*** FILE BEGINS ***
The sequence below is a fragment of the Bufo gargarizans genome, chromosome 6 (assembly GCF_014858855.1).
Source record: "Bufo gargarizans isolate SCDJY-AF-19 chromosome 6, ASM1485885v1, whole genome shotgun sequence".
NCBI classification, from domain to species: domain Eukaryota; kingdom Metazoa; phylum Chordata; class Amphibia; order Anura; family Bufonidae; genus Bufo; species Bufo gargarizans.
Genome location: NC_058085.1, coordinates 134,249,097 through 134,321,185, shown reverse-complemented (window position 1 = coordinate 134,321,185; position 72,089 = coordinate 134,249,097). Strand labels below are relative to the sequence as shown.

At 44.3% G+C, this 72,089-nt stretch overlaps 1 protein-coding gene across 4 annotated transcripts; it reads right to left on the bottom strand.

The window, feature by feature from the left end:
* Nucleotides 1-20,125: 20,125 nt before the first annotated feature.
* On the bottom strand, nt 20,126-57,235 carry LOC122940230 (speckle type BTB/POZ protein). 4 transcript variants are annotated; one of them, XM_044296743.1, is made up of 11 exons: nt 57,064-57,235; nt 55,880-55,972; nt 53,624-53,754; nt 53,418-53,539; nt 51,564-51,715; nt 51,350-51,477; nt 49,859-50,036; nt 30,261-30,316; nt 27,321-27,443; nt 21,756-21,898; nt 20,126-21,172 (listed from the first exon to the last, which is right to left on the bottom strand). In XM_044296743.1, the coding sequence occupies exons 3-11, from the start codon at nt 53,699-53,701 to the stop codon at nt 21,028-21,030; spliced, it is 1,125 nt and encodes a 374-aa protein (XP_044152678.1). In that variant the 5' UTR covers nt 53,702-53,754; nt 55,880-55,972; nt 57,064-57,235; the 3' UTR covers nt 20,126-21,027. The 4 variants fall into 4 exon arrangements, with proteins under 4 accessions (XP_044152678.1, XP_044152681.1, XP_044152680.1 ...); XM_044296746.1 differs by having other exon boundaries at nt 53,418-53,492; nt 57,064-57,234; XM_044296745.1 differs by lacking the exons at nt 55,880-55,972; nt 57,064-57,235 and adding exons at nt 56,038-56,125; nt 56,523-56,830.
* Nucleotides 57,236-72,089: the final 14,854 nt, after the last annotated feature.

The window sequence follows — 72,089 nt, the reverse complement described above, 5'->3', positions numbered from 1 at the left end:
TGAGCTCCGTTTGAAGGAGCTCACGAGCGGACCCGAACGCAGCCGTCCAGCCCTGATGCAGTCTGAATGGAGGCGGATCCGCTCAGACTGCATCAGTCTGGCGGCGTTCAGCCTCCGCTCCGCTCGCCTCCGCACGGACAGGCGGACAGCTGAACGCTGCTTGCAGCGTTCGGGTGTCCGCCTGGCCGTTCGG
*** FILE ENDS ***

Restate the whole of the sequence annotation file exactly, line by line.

The sequence below is a fragment of the Bufo gargarizans genome, chromosome 6 (assembly GCF_014858855.1).
Source record: "Bufo gargarizans isolate SCDJY-AF-19 chromosome 6, ASM1485885v1, whole genome shotgun sequence".
NCBI classification, from domain to species: domain Eukaryota; kingdom Metazoa; phylum Chordata; class Amphibia; order Anura; family Bufonidae; genus Bufo; species Bufo gargarizans.
Genome location: NC_058085.1, coordinates 134,249,097 through 134,321,185, shown reverse-complemented (window position 1 = coordinate 134,321,185; position 72,089 = coordinate 134,249,097). Strand labels below are relative to the sequence as shown.

At 44.3% G+C, this 72,089-nt stretch overlaps 1 protein-coding gene across 4 annotated transcripts; it reads right to left on the bottom strand.

The window, feature by feature from the left end:
* Nucleotides 1-20,125: 20,125 nt before the first annotated feature.
* On the bottom strand, nt 20,126-57,235 carry LOC122940230 (speckle type BTB/POZ protein). 4 transcript variants are annotated; one of them, XM_044296743.1, is made up of 11 exons: nt 57,064-57,235; nt 55,880-55,972; nt 53,624-53,754; nt 53,418-53,539; nt 51,564-51,715; nt 51,350-51,477; nt 49,859-50,036; nt 30,261-30,316; nt 27,321-27,443; nt 21,756-21,898; nt 20,126-21,172 (listed from the first exon to the last, which is right to left on the bottom strand). In XM_044296743.1, the coding sequence occupies exons 3-11, from the start codon at nt 53,699-53,701 to the stop codon at nt 21,028-21,030; spliced, it is 1,125 nt and encodes a 374-aa protein (XP_044152678.1). In that variant the 5' UTR covers nt 53,702-53,754; nt 55,880-55,972; nt 57,064-57,235; the 3' UTR covers nt 20,126-21,027. The 4 variants fall into 4 exon arrangements, with proteins under 4 accessions (XP_044152678.1, XP_044152681.1, XP_044152680.1 ...); XM_044296746.1 differs by having other exon boundaries at nt 53,418-53,492; nt 57,064-57,234; XM_044296745.1 differs by lacking the exons at nt 55,880-55,972; nt 57,064-57,235 and adding exons at nt 56,038-56,125; nt 56,523-56,830.
* Nucleotides 57,236-72,089: the final 14,854 nt, after the last annotated feature.

The window sequence follows — 72,089 nt, the reverse complement described above, 5'->3', positions numbered from 1 at the left end:
TGAGCTCCGTTTGAAGGAGCTCACGAGCGGACCCGAACGCAGCCGTCCAGCCCTGATGCAGTCTGAATGGAGGCGGATCCGCTCAGACTGCATCAGTCTGGCGGCGTTCAGCCTCCGCTCCGCTCGCCTCCGCACGGACAGGCGGACAGCTGAACGCTGCTTGCAGCGTTCGGGTGTCCGCCTGGCCGTTCGG